Specification enables further specification, eventually embodying inter-relational references necessary
in understanding how one sub-genre arises and reacts to another. In this cyclical search for terminology and representation, the nature of a work often becomes obsolete. It is with this intention that the festival Taking Things Apart is focused on a broad range of what one could classify as Sound Art and, presenting microcosmic studies within a larger frame of a definition, thereby focusing on the making and doing of ones artistic practice.
Taking Things Apart is a microcosmic 3-day sound festival in ausland
The festival focuses on artists who understand music as a something made from materials and ideas, using both instruments and objects as the their contextual inspiration and as their sources of sound. Their presentation of their study and practice of Bioacoustics will close the festival with an emphasis on awareness, once again reminding us how sound influences the spaces and experiences we have in and throughout the world.
The compositions will be prepared within the vocabulary and tools of each selected artist, asking them to dig deeper into an already developed practice or body of work and reveal new layers within that existing frame. The findings of this festival are printed in a small booklet with a mix of collages, drawings, texts relating to the approach in making, creating and composing music.
Phobos is a set of small robots and automatic music generation devices that form a Disfunctional Robotic Orchestra, an orchestra with strange instruments with defects, genetic mutations and erratic behaviors. Phobos represents a critique of the technological overlapping over human thought, the function of labour and modern forms of slavery, as well as an historical retrospective of the various attempts of human liberation through machines, its technological utopias, the advances and retreats of freedoms. Its name comes from greek mythology, where Phobos is the incarnation of fear, and is also the name of the largest moon of Mars, doomed to disappear due to the proximity of its orbit to the planet.
Liz Kosack is a musician and designer from Maine, USA working in Berlin and New York. Her work is cross-platform, but focuses around synthesizer playing and masks. She completed a Masters in music at Jazz Institut Berlin, where she studied composition with John Hollenbeck and Greg Cohen.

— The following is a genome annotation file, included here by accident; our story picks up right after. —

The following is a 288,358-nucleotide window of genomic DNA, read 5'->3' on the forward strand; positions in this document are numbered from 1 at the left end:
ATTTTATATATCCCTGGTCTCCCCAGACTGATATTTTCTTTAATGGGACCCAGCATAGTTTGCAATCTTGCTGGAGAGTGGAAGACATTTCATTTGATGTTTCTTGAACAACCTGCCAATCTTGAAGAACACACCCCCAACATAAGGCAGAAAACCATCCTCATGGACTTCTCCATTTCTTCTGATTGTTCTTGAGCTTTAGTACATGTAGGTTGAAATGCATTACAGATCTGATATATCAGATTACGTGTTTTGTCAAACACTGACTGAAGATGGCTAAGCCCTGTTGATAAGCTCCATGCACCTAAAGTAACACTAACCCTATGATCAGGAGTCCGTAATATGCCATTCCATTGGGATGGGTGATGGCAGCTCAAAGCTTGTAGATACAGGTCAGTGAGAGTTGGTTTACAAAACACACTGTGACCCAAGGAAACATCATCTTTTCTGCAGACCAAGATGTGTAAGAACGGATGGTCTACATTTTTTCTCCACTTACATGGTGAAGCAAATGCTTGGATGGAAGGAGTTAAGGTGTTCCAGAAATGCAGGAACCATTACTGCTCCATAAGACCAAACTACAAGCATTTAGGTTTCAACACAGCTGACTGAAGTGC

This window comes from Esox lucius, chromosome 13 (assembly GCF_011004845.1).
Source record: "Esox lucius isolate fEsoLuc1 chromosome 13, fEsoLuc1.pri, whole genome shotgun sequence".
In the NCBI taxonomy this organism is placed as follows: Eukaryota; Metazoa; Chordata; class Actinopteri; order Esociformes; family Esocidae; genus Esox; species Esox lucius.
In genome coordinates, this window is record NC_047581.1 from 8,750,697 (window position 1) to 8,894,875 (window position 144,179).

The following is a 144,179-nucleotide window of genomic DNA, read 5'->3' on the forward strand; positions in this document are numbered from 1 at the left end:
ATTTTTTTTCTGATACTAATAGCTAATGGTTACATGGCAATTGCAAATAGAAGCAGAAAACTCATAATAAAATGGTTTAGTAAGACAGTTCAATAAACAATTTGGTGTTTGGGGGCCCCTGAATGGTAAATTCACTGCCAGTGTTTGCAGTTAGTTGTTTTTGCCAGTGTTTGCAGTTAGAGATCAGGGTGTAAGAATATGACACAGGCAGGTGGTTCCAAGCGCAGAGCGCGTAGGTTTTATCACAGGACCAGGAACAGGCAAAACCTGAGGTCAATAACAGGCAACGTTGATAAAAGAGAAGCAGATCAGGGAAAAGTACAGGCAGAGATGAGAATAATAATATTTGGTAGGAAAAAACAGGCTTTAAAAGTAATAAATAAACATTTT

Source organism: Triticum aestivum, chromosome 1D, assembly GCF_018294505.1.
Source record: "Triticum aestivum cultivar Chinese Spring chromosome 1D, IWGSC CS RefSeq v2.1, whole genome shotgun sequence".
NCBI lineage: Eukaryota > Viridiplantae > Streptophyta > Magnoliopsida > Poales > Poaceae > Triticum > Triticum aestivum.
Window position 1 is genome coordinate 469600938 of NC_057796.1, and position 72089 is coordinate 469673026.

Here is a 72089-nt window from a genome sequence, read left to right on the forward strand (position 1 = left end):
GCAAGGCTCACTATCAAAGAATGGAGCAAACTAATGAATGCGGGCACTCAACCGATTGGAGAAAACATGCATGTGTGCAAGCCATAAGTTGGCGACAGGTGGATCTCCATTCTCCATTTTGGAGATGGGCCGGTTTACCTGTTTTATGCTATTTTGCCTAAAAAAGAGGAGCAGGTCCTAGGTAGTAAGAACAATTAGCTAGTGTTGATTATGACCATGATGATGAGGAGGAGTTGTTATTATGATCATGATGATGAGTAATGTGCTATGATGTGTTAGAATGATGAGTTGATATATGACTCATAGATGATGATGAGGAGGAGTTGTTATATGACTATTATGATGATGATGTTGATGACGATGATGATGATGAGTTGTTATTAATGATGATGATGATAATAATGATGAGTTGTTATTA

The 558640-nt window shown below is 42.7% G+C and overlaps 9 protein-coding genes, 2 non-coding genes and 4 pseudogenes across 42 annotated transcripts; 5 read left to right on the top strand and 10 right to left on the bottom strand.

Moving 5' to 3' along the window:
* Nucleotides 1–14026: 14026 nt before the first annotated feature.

She currently co-leads and is involved in multiple active projects in both Germany and the USA, released two LPs with “VAX” (The Sooner we Jump the Better, and Count to VAX) Is on RJ Miller’s “Ronalds Rhythm,” released a debut tape cassette with The Hero of Warchester in 2015 on Prom Night Records, Sunrise Over a Dystopic Future City’s debut Dystopia (DVD collaboration with NYC filmaker Zach Caldwell, 2016) and expects to shortly release the resultant album of her masters project which features text-encoded melodic compositions and the talent of Frank Gratkowski, Tilo Weber, Dan Peter Sundland, Christian Tschuggnall, and Otis Sandsjö Noteably this year she played the Moers festival with her band “The Liz” as Anubis in their piece “Book of Birds,” collaborated with the Ballet im Revier, and in september gave her German professional debut on grand piano in a special version of RRR at the 30 Jahr Stadtgarten festival. She leads mask-making workshops, has been commisioned for mask works by various groups, and is accepting new requests.
Mieko Suzuki is a DJ, sound artist and music curator based in Berlin. Her club-oriented techno sets and experimental live performances are grounded in deep, hauling bass, seeking a constant tension between the delicate, the raw and the daring. Often using more than two turntables and/or CDJs, as well as effects pedals, feedback loops, and scratches she creates unique sonic textures that mix compressed beats with field recordings and spoken word.
Video Designer Claudia Rohrmoser was born in Salzburg, Austria. She studied Experimental Media Design at Berlin University of the Arts and Multimedia Arts at the FH Salzburg University of Applied Sciences. Focusing on visual music, her works include animation shorts, documentaries and video scenography. Her music visualisations are composed in an interdiscipinary dialogue with several composers of contemporary music, amongst others Kotoka Suzuki, Gerhard E. Winkler and Oliver Schneller, but she also worked on videos for classical music such as Gustav Mahler, Hugo Wolf or Edvard Grieg.
For their joint project, sound artist MIEKO SUZUKI and visual artist CLAUDIA ROHRMOSER explore the mutual influences of sound and image, sharing the same source material: vinyl.
MIEKO SUZUKI uses broken and prepared records, turntables, effects pedals, and various props. Always aiming for unexpected results, she builds up a constant tension between action and reaction, thus creating slowly evolving, dynamic and bass driven sound textures that are rooted both in noise and electronic music. CLAUDIA ROHRMOSER transforms still images of the vinyl fragments, hand-drawn discs and MIEKO SUZUKI’s prepared records into a vivid visual track.
A Festival with:
Sonoscopia (Gustavo Costa, Alberto Lopes and Tiago Angelo) (PT), Liz Kosack, Mieko Suzuki & Claudia Rohrmoser, Anne Historical (ZAF), Vinyl Terror & Horror, DJ Marcelle (NL), Christina Ertl-Shirley, Felicity Mangan & Gretchen Blegen and Mario de Vega. The Festival ends with an insight into the work of scientists Heike Vester and Madita Zetzsche from Ocean Sound.
Taking Things Apart – Day 1
Friday, 19th October 2018 | Doors 20:00 CET | Starts 20:30 CET
ausland | Lychener Strasse 60 | 10437 Berlin
Photo by Marco Microbi